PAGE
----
As the international manhunt for Edward Snowden continues to unfold like a social-media-fueled spy novel—ping-ponging from Hong Kong to Moscow and, perhaps soon, Havana, Caracas and Quito—angry U.S. officials in Washington appeared on the Sunday morning talk-show circuit to talk about the accused National Security Agency leaker-turned-asylum-seeking fugitive.
“I believe he hurt our nation," South Carolina Sen. Lindsey Graham said on "Fox News Sunday." "He compromised our national security program. The freedom trail is not exactly China-Russia-Cuba-Venezuela, so I hope we’ll chase him to the ends of the Earth, bring him to justice and let the Russians know there’ll be consequences if they harbor this guy.”
“If they want to be part of the world community," Graham added, "want a good relationship with the United States, they should hold this fellow and send him back home for justice."
According to Russian news agencies, Snowden landed in Moscow on a flight from Hong Kong, where he was met by officials from the Ecuadoran embassy. Snowden, who is reportedly staying at an airport hotel, is said to be en route to Ecuador via Cuba and Venezuela.
WikiLeaks, which has been assisting Snowden since he blew the whistle on NSA's surveillance program, said that the former government contractor is "being escorted by diplomats and legal advisers from WikiLeaks." Ricardo Patiño Aroca, Ecuador's foreign minister, confirmed on Twitter that the government theree had indeed "received an asylum request from Edward J. #Snowden."
— Joanna Ruck (@joannaruck) June 23, 2013
“Mr. Snowden is delusional,” Utah Sen. Mike Lee said. “If he thinks that he’s going to find a country with a better human rights record in Moscow or in Havana or in Caracas, and I think he’s in for a rude awakening if that’s what he’s got in mind.”
"Every one of those nations is hostile to the United States," Michigan Rep. Mike Rogers, chairman of the House Intelligence Committee, said on NBC's "Meet The Press." "When you think about what he says he wants and what his actions are, it defies logic."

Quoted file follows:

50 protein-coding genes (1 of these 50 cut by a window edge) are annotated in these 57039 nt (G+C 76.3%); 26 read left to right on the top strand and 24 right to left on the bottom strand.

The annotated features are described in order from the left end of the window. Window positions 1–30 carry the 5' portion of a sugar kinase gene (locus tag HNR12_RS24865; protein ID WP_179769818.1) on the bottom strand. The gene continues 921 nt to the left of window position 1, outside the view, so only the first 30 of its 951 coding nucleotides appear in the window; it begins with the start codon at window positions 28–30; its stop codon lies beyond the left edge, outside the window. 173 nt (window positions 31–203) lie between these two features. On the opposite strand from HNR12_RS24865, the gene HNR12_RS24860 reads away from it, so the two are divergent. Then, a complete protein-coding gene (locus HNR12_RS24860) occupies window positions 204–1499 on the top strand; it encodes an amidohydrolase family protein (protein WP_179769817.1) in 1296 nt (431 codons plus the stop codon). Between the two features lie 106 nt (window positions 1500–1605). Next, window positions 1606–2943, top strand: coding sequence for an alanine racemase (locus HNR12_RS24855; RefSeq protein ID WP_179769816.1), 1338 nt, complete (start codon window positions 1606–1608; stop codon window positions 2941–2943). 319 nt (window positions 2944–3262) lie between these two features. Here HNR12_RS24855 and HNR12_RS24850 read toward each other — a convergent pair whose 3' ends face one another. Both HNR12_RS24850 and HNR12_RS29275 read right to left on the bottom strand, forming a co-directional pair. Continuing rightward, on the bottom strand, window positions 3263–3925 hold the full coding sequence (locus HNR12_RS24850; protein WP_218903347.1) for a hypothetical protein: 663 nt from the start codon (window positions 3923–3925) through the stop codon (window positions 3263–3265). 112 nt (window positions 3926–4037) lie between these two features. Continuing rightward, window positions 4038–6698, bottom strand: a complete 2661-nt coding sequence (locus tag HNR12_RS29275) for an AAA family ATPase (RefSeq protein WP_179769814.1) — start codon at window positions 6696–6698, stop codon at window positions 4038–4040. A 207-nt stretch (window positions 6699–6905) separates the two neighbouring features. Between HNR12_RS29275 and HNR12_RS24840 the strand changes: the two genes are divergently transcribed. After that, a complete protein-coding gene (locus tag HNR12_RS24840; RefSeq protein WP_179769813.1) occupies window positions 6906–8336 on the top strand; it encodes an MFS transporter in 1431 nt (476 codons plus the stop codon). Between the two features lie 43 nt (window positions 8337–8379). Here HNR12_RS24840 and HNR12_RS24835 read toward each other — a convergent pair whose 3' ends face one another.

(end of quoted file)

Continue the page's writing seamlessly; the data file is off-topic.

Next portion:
The Obama administration, Rogers said, "should use every legal avenue we have to bring him back to the United States."
And if Snowden "really believes he did something good," Rogers added, "he should get on a plane, come back, and face the consequences of his actions."
"If he cozies up to either the Russian government, the Chinese government, or any of these governments that are perceived still as enemies of ours," Kentucky Sen. Rand Paul said on CNN, "I think that that will be a real problem for him in history."
On CNN's "State of the Union," New York Sen. Charles Schumer placed some of the blame on Russian President Vladimir Putin.
"Putin always seems almost eager to stick a finger in the eye of the United States—whether it is Syria, Iran and now of course with Snowden," Schumer said. "Allies are supposed to treat each other in decent ways."
New York Rep. Peter King agreed, suggesting the United States put diplomatic sanctions on Putin. "We need to keep the pressure on Russia," King said. "We can't let this happen."
“I think it is important for the American people to realize that this guy is a traitor, a defector," King said earlier on Fox News. “He’s not a hero."
On CBS' "Face The Nation," California Sen. Dianne Feinstein, said, "I think we need to know exactly what he has. He could have a lot, lot more that may really put people in jeopardy."
On ABC's "This Week With George Stephanopoulos," National Security Agency Director Gen. Keith Alexander said Snowden's leak had done “irreversible and significant damage.”
“It’s clearly an individual who has betrayed the trust and confidence we had in him,” Alexander said. “This is an individual who is not acting, in my opinion, with noble intent.”
- Politics & Government
- National Security Agency
- Lindsey Graham